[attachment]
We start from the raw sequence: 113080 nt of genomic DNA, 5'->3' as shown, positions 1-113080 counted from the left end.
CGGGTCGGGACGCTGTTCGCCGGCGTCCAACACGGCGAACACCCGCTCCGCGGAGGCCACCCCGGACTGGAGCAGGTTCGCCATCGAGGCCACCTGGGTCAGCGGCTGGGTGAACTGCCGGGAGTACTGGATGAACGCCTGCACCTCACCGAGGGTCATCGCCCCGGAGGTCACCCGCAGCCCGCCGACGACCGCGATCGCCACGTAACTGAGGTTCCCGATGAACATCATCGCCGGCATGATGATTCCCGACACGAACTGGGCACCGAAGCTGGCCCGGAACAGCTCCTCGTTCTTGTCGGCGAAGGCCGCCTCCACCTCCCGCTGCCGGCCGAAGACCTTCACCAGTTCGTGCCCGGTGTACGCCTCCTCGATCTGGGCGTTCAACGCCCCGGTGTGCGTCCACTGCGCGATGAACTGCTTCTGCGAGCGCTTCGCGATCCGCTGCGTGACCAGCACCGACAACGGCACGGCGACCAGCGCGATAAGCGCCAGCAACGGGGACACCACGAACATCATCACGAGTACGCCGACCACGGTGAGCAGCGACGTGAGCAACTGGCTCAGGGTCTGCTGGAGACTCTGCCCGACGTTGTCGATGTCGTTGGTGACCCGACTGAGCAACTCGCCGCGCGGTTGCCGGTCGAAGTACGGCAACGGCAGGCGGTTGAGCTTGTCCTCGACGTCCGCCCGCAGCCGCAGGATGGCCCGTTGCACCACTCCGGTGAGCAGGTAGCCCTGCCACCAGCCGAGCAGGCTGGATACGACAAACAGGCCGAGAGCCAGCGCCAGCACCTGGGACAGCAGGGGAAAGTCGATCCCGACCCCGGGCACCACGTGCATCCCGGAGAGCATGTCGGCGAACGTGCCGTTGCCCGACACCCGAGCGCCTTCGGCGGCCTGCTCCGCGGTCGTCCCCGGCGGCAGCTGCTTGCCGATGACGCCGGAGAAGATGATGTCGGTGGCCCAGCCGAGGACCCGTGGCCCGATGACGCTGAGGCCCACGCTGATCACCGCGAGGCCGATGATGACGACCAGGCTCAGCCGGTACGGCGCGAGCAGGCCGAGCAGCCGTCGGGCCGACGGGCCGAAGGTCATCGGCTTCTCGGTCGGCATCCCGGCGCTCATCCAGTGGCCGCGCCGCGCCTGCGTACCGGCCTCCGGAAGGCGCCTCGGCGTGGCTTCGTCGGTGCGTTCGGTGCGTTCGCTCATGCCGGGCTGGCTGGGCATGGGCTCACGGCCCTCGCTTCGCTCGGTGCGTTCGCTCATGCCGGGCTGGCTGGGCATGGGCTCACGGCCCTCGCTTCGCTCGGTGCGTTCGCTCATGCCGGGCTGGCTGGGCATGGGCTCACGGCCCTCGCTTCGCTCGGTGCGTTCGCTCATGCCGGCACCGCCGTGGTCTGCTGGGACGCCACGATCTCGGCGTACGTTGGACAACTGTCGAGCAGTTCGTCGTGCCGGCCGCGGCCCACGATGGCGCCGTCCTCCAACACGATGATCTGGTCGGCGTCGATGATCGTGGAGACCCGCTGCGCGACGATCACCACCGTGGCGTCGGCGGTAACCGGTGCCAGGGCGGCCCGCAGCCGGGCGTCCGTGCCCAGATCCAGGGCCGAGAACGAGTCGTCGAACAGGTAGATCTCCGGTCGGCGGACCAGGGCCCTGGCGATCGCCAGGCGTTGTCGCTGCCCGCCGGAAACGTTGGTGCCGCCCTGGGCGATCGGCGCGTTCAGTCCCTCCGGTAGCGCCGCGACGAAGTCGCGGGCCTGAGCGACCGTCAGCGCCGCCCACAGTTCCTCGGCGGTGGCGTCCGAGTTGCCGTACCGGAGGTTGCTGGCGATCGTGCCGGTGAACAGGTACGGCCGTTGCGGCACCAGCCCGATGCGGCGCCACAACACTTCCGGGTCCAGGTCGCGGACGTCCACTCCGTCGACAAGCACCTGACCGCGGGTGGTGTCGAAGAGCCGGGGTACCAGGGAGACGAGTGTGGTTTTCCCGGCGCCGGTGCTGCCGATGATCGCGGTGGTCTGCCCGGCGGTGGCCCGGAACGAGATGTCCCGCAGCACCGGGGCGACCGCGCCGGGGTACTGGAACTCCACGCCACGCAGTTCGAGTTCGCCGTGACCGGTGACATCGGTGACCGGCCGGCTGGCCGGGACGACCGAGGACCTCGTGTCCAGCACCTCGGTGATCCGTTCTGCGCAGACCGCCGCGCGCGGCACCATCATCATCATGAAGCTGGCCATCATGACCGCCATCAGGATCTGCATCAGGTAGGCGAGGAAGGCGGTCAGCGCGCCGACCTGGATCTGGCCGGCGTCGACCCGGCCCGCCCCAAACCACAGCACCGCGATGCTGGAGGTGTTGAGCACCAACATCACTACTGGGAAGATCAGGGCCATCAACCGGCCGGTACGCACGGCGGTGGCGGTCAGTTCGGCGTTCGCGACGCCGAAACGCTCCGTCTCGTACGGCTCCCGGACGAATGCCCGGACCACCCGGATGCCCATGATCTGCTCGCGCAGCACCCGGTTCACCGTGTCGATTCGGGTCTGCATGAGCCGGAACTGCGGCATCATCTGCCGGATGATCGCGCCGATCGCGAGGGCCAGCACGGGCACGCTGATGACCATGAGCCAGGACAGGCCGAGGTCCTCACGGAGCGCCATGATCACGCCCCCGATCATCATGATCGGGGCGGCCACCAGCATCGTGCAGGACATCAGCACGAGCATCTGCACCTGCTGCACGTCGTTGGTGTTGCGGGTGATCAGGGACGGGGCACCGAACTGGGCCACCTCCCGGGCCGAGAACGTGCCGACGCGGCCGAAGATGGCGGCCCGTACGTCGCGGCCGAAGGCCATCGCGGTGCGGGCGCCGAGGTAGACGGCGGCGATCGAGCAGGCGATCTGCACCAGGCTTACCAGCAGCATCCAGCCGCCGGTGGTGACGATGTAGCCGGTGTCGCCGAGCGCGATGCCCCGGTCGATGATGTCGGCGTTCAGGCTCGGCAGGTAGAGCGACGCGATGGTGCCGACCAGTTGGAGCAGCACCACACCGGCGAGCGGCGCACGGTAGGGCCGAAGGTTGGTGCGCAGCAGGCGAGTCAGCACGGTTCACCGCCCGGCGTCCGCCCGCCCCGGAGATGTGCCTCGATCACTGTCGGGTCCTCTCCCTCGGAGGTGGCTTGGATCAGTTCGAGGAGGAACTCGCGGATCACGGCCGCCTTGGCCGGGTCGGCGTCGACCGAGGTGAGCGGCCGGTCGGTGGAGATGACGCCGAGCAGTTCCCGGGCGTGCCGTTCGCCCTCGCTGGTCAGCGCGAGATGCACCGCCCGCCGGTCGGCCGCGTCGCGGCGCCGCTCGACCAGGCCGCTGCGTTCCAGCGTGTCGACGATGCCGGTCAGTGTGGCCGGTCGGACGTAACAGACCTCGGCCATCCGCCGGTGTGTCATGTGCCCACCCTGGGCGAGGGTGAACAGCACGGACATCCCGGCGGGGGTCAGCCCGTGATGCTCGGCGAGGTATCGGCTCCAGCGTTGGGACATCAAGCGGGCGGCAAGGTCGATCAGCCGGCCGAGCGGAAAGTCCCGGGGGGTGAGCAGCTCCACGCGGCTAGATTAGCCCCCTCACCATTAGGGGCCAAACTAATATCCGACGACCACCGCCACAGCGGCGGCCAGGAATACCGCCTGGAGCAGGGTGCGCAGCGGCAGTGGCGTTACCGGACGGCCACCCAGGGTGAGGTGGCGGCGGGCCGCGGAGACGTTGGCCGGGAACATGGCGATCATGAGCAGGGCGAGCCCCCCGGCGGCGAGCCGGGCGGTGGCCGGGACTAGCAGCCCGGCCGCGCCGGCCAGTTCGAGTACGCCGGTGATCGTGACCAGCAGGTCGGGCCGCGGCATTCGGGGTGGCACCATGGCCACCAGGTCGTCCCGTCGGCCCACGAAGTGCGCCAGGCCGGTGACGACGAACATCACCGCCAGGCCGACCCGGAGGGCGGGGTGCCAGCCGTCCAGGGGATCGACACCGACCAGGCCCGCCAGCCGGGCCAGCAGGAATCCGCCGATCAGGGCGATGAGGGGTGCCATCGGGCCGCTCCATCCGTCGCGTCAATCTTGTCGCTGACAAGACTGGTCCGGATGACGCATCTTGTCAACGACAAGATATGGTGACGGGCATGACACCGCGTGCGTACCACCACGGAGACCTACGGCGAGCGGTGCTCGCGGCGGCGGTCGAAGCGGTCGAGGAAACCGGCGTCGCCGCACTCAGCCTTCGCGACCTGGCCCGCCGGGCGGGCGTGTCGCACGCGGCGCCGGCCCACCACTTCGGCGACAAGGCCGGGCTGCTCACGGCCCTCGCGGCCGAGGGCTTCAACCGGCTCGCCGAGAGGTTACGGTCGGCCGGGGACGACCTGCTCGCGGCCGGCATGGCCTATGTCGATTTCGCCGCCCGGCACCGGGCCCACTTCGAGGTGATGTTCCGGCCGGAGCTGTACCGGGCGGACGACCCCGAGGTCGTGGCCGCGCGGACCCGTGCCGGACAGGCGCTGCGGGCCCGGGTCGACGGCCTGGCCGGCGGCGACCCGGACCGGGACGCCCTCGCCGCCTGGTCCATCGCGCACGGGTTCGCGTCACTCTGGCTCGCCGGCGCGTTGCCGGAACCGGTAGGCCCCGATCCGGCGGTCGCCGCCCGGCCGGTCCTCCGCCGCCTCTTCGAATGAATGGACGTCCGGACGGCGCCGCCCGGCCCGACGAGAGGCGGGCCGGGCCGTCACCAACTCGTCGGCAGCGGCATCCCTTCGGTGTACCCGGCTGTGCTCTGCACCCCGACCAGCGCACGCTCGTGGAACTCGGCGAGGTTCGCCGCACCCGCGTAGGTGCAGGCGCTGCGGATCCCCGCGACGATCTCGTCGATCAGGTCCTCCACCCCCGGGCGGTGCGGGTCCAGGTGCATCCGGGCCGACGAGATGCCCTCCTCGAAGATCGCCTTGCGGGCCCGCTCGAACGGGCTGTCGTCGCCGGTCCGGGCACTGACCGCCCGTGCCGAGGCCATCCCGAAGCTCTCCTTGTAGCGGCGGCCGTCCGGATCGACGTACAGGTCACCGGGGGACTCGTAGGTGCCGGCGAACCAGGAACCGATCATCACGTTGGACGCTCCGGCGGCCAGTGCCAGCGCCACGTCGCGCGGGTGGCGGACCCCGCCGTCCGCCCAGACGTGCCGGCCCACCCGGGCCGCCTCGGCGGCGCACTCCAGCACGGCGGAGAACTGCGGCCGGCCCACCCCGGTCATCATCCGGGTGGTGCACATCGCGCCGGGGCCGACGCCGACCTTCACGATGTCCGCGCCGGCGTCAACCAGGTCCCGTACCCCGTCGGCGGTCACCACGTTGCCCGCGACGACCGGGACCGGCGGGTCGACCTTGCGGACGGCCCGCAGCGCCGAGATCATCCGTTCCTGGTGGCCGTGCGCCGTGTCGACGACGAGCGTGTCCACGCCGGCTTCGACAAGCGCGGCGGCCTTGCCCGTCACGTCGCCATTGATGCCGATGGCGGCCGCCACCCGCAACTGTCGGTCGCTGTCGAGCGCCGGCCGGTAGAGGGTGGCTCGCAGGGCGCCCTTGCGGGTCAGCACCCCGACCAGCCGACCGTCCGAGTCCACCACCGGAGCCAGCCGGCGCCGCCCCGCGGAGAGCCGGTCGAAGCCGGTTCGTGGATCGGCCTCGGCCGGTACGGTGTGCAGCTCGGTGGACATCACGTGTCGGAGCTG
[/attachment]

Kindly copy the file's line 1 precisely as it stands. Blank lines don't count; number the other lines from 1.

We start from the raw sequence: 113080 nt of genomic DNA, 5'->3' as shown, positions 1-113080 counted from the left end.